Google looks to utilise AI to further overhaul the GP-patient relationship
It has recently been announced that Google is set to invest in a new research project, Medical Digital Assist, in order to further transform the GP-patient experience through voice recognition and touch technologies, CNBC reports.
Part of its Google AI division, the project will deliver a world-class Ai speech recognition system, and is collaborating with Stanford Medical to support electronic health records (EHRs)
"It is even more complicated than we originally thought," stated Dr Steven Lin, a Stanford physician heading the research with Google.
"If solved, it can potentially unshackle physicians from EHRs and bring providers back to the joys of medicine: actually interacting with patients."
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Physicians are placing increased focus on inputting patient notes, rather than on the patient experience. Such technologies could switch such ratios and enhance the patient experience across the healthcare spectrum.
To this end, the company will be ramping up its recruitment and development efforts and is looking for a new medical assist project manager, who can bolster new business deals and be responsible for all commercial and legal concerns.
The news follows on from a recent blog outlining the tech giant’s plans to transform the input of data within EHR’s by utilising voice recognition technology and medical scribes to support GPs in their everyday roles.
“While most of the current solutions in medical domain focus on transcribing doctor dictations (i.e., single speaker speech consisting of predictable medical terminology), Google’s research shows that it is possible to build a model which can handle multiple speaker conversations covering everything from weather to complex medical diagnosis,” the company added.
Skin Analytics wins NHSX award for AI skin cancer tool
An artificial intelligence-driven tool that identifies skin cancers has received an award from NHSX, the NHS England and Department of Health and Social Care's initiative to bring technology into the UK's national health system.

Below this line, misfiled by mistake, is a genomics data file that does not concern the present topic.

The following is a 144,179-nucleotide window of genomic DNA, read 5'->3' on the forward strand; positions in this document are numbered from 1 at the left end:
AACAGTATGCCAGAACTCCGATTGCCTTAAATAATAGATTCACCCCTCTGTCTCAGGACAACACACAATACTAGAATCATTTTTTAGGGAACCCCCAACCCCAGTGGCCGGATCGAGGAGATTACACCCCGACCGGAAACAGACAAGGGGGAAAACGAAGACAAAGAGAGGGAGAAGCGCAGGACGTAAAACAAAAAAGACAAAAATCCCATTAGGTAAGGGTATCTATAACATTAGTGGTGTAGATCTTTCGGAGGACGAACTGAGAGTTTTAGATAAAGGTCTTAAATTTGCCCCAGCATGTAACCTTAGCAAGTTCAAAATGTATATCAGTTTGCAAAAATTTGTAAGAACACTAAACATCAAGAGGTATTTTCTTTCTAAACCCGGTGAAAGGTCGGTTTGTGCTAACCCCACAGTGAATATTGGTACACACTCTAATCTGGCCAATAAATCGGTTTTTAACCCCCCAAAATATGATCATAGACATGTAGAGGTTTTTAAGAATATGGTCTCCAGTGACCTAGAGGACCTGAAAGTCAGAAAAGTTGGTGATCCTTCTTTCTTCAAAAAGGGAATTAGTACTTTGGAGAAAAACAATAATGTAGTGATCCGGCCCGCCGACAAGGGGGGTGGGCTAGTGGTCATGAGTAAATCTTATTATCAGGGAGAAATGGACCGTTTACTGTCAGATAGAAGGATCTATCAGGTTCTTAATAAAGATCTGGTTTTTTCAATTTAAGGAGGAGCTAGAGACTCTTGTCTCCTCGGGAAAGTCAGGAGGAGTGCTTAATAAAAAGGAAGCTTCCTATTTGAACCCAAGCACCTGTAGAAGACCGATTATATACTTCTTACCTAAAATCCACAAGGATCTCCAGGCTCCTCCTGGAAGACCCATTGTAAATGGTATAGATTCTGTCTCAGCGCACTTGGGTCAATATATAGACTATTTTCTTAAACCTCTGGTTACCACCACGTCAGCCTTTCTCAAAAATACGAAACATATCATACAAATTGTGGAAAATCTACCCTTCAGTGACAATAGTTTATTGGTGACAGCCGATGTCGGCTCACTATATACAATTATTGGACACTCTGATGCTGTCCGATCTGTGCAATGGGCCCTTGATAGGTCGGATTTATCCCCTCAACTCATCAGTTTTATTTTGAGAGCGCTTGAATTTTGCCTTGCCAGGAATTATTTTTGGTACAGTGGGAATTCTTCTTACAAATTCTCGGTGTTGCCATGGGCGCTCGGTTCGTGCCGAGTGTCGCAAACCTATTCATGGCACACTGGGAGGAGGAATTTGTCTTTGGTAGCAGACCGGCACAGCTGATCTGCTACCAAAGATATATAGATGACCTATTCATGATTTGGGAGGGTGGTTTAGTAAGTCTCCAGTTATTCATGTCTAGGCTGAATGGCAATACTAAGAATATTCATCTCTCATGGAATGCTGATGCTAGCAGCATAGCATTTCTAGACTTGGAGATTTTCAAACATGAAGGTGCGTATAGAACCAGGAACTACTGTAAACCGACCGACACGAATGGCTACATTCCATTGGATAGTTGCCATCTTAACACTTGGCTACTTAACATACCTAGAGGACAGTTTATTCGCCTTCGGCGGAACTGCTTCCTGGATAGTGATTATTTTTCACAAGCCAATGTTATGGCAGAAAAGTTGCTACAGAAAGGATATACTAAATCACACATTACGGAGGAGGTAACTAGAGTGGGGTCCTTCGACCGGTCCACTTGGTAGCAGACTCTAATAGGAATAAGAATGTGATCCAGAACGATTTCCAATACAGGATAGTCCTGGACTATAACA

NHSX has granted the Artificial Intelligence in Health and Care Award to DERM, an AI solution that can identify 11 types of skin lesion.
Developed by Skin Analytics, DERM analyses images of skin lesions using algorithms. Within primary care, Skin Analytics will be used as an additional tool to help doctors with their decision making.
In secondary care, it enables AI telehealth hubs to support dermatologists with triage, directing patients to the right next step. This will help speed up diagnosis, and patients with benign skin lesions can be identified earlier, redirecting them away from dermatology departments that are at full capacity due to the COVID-19 backlog.
Cancer Research has called the impact of the pandemic on cancer services "devastating", with a 42% drop in the number of people starting cancer treatment after screening.
DERM is already in use at University Hospitals Birmingham and Mid and South Essex Health & Care Partnership, where it has led to a significant reduction in unnecessary referrals to hospital.
Now NHSX have granted it the Phase 4 AI in Health and Care Award, making DERM available to clinicians across the country. Overall this award makes £140 million available over four years to accelerate the use of artificial intelligence technologies which meet the aims of the NHS Long Term Plan.
Dr Lucy Thomas, Consultant Dermatologist at Chelsea & Westminster Hospital, said: “Skin Analytics’ receipt of this award is great news for the NHS and dermatology departments. It will allow us to gather real-world data to demonstrate the benefits of AI on patient pathways and workforce challenges.
"Like many services, dermatology has severe backlogs due to the COVID-19 pandemic. This award couldn't have come at a better time to aid recovery and give us more time with the patients most in need of our help.”